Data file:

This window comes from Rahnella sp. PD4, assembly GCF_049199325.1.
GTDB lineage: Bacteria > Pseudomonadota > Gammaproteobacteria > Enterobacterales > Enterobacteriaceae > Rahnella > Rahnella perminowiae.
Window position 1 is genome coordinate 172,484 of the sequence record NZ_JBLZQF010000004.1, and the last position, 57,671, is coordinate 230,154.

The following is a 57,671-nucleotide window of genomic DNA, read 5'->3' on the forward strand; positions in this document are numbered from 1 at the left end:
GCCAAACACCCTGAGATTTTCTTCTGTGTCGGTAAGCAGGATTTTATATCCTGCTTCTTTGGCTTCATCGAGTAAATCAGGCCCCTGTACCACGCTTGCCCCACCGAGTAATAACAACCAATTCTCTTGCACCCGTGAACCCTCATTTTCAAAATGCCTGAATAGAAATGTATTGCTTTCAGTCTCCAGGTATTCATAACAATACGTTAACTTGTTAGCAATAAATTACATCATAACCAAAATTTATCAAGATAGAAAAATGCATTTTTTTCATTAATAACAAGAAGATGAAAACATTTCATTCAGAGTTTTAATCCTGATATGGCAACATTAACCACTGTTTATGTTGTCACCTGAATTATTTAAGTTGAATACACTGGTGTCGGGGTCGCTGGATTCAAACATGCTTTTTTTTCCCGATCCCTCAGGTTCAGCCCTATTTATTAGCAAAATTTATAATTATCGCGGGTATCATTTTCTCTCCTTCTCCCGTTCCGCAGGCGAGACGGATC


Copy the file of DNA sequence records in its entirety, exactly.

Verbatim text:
This window comes from Rahnella sp. PD4, assembly GCF_049199325.1.
GTDB lineage: Bacteria > Pseudomonadota > Gammaproteobacteria > Enterobacterales > Enterobacteriaceae > Rahnella > Rahnella perminowiae.
Window position 1 is genome coordinate 172,484 of the sequence record NZ_JBLZQF010000004.1, and the last position, 57,671, is coordinate 230,154.

The following is a 57,671-nucleotide window of genomic DNA, read 5'->3' on the forward strand; positions in this document are numbered from 1 at the left end:
GCCAAACACCCTGAGATTTTCTTCTGTGTCGGTAAGCAGGATTTTATATCCTGCTTCTTTGGCTTCATCGAGTAAATCAGGCCCCTGTACCACGCTTGCCCCACCGAGTAATAACAACCAATTCTCTTGCACCCGTGAACCCTCATTTTCAAAATGCCTGAATAGAAATGTATTGCTTTCAGTCTCCAGGTATTCATAACAATACGTTAACTTGTTAGCAATAAATTACATCATAACCAAAATTTATCAAGATAGAAAAATGCATTTTTTTCATTAATAACAAGAAGATGAAAACATTTCATTCAGAGTTTTAATCCTGATATGGCAACATTAACCACTGTTTATGTTGTCACCTGAATTATTTAAGTTGAATACACTGGTGTCGGGGTCGCTGGATTCAAACATGCTTTTTTTTCCCGATCCCTCAGGTTCAGCCCTATTTATTAGCAAAATTTATAATTATCGCGGGTATCATTTTCTCTCCTTCTCCCGTTCCGCAGGCGAGACGGATC